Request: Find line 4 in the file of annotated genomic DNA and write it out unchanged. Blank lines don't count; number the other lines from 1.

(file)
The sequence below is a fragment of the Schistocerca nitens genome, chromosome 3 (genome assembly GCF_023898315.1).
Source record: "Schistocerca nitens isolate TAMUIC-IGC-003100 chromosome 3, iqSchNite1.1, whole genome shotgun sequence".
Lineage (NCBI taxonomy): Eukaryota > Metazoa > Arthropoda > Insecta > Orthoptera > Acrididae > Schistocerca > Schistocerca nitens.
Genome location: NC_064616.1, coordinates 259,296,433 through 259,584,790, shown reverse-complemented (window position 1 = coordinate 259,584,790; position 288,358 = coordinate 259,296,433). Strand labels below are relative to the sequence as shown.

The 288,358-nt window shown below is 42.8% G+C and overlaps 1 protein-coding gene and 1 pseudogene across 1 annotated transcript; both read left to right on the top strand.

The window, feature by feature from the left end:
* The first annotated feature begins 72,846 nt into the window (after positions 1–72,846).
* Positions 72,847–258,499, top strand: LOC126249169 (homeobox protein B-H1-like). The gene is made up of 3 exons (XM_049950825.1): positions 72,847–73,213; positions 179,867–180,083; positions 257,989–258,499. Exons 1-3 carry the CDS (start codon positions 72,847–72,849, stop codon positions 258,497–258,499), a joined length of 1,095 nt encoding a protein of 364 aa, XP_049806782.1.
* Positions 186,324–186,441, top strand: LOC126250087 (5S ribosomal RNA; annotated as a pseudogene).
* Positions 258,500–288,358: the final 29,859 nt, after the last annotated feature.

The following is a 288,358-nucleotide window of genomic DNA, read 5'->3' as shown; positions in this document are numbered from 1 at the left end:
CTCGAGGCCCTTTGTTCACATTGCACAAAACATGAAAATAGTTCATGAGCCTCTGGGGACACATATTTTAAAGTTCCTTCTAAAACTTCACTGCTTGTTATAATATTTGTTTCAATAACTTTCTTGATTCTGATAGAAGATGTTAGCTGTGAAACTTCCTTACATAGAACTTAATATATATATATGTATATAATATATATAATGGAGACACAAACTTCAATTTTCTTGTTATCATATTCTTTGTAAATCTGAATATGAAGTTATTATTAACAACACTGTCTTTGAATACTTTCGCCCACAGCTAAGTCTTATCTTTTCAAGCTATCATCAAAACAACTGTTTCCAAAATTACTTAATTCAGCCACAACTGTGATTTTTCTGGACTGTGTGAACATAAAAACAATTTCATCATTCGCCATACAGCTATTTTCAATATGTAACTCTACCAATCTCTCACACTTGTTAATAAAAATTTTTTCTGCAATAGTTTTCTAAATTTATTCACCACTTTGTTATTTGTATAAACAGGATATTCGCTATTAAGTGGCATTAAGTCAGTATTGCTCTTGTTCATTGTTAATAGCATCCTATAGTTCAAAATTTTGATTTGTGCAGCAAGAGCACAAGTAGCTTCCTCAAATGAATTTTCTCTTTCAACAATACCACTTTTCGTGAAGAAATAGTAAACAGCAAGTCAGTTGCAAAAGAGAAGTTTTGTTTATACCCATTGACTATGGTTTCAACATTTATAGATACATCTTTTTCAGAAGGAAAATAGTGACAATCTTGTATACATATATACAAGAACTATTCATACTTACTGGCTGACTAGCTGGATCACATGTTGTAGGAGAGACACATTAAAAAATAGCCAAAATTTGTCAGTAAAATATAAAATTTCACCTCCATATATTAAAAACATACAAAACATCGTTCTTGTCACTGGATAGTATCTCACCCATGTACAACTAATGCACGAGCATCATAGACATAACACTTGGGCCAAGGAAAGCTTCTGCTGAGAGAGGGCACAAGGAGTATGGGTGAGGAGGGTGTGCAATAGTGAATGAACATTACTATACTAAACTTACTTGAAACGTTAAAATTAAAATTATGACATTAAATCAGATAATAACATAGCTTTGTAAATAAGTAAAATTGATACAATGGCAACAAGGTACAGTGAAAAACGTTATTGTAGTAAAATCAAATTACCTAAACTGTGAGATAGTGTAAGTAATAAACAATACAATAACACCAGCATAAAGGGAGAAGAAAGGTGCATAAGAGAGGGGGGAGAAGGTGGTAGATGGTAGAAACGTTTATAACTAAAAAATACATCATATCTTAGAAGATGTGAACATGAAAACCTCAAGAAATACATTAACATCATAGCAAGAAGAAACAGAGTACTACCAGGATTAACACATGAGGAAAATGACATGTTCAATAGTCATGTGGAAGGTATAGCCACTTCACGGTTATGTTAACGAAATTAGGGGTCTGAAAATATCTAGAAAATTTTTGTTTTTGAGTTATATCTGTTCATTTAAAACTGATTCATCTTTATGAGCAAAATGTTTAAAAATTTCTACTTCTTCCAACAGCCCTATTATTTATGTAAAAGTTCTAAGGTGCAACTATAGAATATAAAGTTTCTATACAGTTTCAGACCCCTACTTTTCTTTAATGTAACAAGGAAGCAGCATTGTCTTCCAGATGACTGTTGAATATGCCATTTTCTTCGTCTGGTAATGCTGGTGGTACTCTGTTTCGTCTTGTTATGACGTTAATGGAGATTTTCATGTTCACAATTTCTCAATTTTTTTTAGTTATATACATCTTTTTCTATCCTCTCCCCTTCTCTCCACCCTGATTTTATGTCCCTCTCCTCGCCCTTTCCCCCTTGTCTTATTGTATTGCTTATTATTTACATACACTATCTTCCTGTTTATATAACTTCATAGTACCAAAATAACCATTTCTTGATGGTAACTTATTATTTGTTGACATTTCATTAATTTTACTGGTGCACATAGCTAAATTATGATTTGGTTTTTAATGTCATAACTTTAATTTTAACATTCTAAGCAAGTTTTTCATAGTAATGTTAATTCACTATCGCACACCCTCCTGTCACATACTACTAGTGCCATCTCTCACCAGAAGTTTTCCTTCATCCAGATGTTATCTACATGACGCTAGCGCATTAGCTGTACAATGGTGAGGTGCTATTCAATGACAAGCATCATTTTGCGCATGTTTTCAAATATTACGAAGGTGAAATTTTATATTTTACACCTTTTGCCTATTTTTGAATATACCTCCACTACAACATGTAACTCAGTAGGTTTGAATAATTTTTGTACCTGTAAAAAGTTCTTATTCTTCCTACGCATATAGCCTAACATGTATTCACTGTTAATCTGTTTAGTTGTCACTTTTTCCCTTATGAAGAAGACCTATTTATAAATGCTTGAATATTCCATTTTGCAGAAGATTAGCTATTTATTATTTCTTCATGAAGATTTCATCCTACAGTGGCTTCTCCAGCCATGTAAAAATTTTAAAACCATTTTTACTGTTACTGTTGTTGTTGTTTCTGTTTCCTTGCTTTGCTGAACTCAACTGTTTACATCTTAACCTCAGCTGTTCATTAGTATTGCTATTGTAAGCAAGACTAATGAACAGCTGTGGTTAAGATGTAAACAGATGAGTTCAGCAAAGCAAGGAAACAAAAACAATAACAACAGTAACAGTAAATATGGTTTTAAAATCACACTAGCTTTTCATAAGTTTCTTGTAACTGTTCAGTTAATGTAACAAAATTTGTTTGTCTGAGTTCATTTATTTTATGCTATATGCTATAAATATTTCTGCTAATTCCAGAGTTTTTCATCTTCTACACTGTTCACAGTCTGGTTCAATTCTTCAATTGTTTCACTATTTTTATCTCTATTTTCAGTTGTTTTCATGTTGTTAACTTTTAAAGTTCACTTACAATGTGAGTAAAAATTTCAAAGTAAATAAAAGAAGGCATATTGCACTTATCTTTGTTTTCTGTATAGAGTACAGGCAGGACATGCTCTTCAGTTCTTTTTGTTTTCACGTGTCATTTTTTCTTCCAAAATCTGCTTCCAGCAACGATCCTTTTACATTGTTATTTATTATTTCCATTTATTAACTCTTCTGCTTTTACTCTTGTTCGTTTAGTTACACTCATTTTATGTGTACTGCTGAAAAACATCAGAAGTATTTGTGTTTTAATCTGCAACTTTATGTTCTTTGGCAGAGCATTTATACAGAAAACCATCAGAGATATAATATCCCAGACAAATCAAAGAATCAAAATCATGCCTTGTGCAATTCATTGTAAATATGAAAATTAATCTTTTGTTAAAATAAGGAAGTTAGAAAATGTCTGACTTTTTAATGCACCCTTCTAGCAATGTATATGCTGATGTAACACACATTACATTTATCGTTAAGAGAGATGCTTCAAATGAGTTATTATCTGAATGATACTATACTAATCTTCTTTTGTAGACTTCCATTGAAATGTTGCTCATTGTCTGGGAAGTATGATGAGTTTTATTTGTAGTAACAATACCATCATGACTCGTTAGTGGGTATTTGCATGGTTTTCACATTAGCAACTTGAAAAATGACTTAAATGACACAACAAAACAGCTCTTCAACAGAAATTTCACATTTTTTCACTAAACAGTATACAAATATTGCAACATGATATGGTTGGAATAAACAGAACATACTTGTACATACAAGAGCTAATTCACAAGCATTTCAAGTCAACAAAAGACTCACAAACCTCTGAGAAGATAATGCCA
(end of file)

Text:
Genome location: NC_064616.1, coordinates 259,296,433 through 259,584,790, shown reverse-complemented (window position 1 = coordinate 259,584,790; position 288,358 = coordinate 259,296,433). Strand labels below are relative to the sequence as shown.